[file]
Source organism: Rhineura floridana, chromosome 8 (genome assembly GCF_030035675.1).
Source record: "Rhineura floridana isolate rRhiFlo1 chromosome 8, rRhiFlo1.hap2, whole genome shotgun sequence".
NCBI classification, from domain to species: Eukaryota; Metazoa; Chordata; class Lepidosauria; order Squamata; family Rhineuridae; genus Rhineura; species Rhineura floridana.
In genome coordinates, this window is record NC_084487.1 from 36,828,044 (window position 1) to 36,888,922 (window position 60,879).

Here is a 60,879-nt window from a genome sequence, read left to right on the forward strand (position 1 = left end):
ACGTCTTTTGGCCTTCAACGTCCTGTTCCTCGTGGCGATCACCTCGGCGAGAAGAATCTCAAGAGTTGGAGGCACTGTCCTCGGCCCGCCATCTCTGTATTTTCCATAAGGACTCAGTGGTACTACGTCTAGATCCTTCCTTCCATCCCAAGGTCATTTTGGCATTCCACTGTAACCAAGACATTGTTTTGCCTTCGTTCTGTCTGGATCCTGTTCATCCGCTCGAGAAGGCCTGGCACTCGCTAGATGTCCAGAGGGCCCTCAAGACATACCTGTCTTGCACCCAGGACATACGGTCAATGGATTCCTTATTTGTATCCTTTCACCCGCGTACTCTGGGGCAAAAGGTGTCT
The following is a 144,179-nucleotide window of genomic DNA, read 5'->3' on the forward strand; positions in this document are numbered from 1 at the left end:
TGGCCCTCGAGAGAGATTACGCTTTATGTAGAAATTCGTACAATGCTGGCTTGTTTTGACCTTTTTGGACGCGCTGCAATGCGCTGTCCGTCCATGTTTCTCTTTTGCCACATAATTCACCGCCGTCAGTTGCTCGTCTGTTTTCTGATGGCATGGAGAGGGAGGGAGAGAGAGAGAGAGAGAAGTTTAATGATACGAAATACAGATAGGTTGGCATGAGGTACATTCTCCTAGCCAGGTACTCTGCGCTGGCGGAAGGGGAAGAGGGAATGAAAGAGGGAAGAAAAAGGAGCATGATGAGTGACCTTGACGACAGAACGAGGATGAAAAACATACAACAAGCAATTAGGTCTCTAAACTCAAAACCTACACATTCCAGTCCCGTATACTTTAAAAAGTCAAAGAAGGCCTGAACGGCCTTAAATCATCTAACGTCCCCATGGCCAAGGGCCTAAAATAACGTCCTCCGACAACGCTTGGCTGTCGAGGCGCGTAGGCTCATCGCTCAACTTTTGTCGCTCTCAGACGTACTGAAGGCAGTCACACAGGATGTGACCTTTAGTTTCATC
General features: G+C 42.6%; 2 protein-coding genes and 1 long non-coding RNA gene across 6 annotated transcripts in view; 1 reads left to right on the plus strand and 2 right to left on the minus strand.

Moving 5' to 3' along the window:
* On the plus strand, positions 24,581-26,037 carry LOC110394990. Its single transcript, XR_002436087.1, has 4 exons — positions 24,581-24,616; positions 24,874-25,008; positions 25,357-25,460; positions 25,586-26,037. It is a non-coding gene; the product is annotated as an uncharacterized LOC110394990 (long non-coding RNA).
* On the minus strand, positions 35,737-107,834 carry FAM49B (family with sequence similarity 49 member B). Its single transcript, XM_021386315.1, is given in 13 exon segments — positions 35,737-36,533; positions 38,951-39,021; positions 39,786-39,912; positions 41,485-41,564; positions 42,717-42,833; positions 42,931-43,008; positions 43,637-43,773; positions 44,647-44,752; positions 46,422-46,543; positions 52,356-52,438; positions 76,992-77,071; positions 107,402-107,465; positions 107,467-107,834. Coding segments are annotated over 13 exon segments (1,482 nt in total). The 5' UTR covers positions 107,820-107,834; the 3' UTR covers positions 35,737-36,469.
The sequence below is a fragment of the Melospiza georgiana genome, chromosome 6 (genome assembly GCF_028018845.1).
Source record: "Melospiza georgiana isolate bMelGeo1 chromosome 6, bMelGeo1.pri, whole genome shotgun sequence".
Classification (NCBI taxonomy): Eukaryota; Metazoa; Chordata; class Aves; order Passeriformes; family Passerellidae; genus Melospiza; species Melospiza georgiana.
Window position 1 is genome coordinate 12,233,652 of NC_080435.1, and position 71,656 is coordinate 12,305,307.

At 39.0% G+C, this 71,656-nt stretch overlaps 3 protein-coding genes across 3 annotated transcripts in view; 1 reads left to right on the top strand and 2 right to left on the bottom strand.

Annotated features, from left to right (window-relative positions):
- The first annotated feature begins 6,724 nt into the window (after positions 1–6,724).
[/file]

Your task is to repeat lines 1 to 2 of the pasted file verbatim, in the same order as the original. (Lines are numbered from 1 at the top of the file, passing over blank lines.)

Source organism: Rhineura floridana, chromosome 8 (genome assembly GCF_030035675.1).
Source record: "Rhineura floridana isolate rRhiFlo1 chromosome 8, rRhiFlo1.hap2, whole genome shotgun sequence".